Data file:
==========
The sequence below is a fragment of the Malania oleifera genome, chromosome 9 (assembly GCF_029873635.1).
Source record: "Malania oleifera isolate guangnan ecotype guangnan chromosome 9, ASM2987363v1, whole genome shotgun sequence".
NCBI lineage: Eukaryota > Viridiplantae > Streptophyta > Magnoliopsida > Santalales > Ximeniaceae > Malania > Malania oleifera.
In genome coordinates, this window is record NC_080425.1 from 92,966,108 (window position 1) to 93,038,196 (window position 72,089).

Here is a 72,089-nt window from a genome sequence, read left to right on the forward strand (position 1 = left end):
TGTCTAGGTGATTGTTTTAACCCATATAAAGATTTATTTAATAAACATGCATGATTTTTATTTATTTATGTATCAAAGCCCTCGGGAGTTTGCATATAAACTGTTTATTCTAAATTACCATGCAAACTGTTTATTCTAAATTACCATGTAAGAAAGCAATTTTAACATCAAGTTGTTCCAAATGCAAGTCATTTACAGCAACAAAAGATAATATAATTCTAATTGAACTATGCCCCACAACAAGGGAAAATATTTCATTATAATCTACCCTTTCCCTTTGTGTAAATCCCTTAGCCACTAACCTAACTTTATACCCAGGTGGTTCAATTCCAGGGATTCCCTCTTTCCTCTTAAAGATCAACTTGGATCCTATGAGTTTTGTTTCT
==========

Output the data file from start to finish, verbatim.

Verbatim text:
The sequence below is a fragment of the Malania oleifera genome, chromosome 9 (assembly GCF_029873635.1).
Source record: "Malania oleifera isolate guangnan ecotype guangnan chromosome 9, ASM2987363v1, whole genome shotgun sequence".
NCBI lineage: Eukaryota > Viridiplantae > Streptophyta > Magnoliopsida > Santalales > Ximeniaceae > Malania > Malania oleifera.
In genome coordinates, this window is record NC_080425.1 from 92,966,108 (window position 1) to 93,038,196 (window position 72,089).

Here is a 72,089-nt window from a genome sequence, read left to right on the forward strand (position 1 = left end):
TGTCTAGGTGATTGTTTTAACCCATATAAAGATTTATTTAATAAACATGCATGATTTTTATTTATTTATGTATCAAAGCCCTCGGGAGTTTGCATATAAACTGTTTATTCTAAATTACCATGCAAACTGTTTATTCTAAATTACCATGTAAGAAAGCAATTTTAACATCAAGTTGTTCCAAATGCAAGTCATTTACAGCAACAAAAGATAATATAATTCTAATTGAACTATGCCCCACAACAAGGGAAAATATTTCATTATAATCTACCCTTTCCCTTTGTGTAAATCCCTTAGCCACTAACCTAACTTTATACCCAGGTGGTTCAATTCCAGGGATTCCCTCTTTCCTCTTAAAGATCAACTTGGATCCTATGAGTTTTGTTTCT